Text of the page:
For the last three years of my career in the built environment, I have been involved with transformation in one form or another. I have seen first-hand what works, and more to the point, what doesn’t work.
As an industry, we are poor at sharing our successes, let alone where we failed. I want to share some of my experiences with you in the hope that it improves your chance of succeeding in whatever transformation project you’re involved with.
Don’t underestimate the power of leadership.
I have seen the good and bad of transformation leadership.
In my experience, there are three mistakes that leaders generally make when they are managing a transformation project.
- They don’t understand their teams and the abilities they have
- They concentrate too much on processes and pre-conceived philosophies
- They invest too much in new systems without focussing on the impact to organisational culture
My biggest point about leadership is around the experiences of decision-makers. A lot of the time, those in positions of authority aren’t as experienced in digital as you may hope.
Having empathy is key when explaining to leaders how their business needs to change. How would it feel to be told you need to embrace a technology that you don’t fully understand?
For successful technology transformation, don’t focus on technology
I know this sounds odd but it’s a mistake made time and time again. Organisations fall into the trap of buying a product without truly understanding why they need it and how it will be used.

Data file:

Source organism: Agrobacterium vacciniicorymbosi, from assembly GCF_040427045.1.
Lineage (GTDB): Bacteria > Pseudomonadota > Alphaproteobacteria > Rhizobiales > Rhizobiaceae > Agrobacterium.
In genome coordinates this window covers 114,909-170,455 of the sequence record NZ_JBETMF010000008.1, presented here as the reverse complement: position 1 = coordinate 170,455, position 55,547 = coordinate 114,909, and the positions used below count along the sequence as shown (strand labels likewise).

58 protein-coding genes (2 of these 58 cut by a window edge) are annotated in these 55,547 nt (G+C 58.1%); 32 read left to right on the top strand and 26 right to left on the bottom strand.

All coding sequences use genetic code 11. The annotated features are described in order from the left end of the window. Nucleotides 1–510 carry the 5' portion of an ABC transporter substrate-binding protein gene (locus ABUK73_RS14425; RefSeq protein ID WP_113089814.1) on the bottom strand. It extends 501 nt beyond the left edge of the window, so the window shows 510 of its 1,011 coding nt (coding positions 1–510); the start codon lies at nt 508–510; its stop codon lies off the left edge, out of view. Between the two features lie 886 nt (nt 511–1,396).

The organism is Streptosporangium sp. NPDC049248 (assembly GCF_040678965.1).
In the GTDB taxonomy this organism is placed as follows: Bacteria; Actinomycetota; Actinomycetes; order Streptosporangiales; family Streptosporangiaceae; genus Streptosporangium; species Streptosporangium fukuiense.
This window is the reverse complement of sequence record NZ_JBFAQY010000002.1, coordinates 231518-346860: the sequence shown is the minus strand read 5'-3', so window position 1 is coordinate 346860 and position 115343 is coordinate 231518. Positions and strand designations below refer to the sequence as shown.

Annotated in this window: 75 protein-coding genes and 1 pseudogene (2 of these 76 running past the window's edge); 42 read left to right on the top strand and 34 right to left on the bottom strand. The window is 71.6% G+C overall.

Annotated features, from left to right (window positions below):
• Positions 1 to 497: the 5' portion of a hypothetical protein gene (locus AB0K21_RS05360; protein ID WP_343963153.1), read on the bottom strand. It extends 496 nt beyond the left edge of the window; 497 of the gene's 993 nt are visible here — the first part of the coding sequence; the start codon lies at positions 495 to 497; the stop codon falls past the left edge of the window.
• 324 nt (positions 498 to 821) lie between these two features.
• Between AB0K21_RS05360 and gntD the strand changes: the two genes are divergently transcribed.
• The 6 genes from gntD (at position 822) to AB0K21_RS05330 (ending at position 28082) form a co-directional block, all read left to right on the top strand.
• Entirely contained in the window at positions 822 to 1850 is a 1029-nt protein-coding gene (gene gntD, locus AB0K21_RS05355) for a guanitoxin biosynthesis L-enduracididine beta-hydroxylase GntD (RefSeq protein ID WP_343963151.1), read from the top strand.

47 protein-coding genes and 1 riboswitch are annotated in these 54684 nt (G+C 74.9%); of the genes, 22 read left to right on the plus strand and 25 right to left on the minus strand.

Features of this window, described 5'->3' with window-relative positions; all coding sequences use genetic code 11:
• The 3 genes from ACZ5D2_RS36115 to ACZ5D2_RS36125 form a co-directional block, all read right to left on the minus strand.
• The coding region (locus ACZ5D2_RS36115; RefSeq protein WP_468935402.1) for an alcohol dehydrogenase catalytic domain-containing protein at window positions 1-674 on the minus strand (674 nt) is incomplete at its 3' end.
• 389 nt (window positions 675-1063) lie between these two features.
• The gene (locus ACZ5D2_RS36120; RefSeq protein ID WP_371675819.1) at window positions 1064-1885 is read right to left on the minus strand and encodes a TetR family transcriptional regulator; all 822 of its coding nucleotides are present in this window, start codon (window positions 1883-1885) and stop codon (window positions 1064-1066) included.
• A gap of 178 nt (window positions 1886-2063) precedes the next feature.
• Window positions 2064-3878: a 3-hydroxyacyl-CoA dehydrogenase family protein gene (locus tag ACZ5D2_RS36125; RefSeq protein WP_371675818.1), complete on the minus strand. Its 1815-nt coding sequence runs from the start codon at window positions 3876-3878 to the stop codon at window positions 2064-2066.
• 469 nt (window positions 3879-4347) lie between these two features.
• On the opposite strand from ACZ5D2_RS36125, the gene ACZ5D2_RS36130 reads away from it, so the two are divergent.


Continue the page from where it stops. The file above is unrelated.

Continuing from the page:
Organisations generally know what they want the technology to do, so they start with this. They buy a product based on its functionality and not how easily it can be used or if it will improve how employees deliver projects and do their jobs.
This again comes down to empathy. How will decisions made during the transformation project affect those you are asking to change?
Put employee engagement first
I helped run a transformation project where we asked staff what innovation meant to them in a simple, approachable way.
We asked them what they are proud of and what they would like to do. This enabled us to gain a baseline of where the business was in terms of innovation and technology, while also engaging employees with the work we were doing.
Simple, yet effective.
In the past I’ve seen, and been involved with, transformation projects that don’t have this approach and instead look at the bottom line. Projects that don’t adequately engage with staff and instead are obsessed by return on investment may succeed for a short period but fail to stick and truly transform the organisation as intended.
You must change perceptions if we are truly going to transform
If you are trying to do something new then you are going to bring something alien to the organisation. This could make everyday procedure difficult or even uncomfortable for a while.
This needs to be tackled head-on. The way you do that is by playing on the fact that things are developing by bringing a new way of leading to the project.
Bring a brand identity to what you’re doing, something that is a little contrasting to the organisation. Communicate differently and communicate a lot. Report your wins, losses, progress and what you do on a daily basis. More than anything, have fun with it.
We take ourselves too seriously in the built environment and bringing some fun to the transformation project will go a long way to making the changes stick.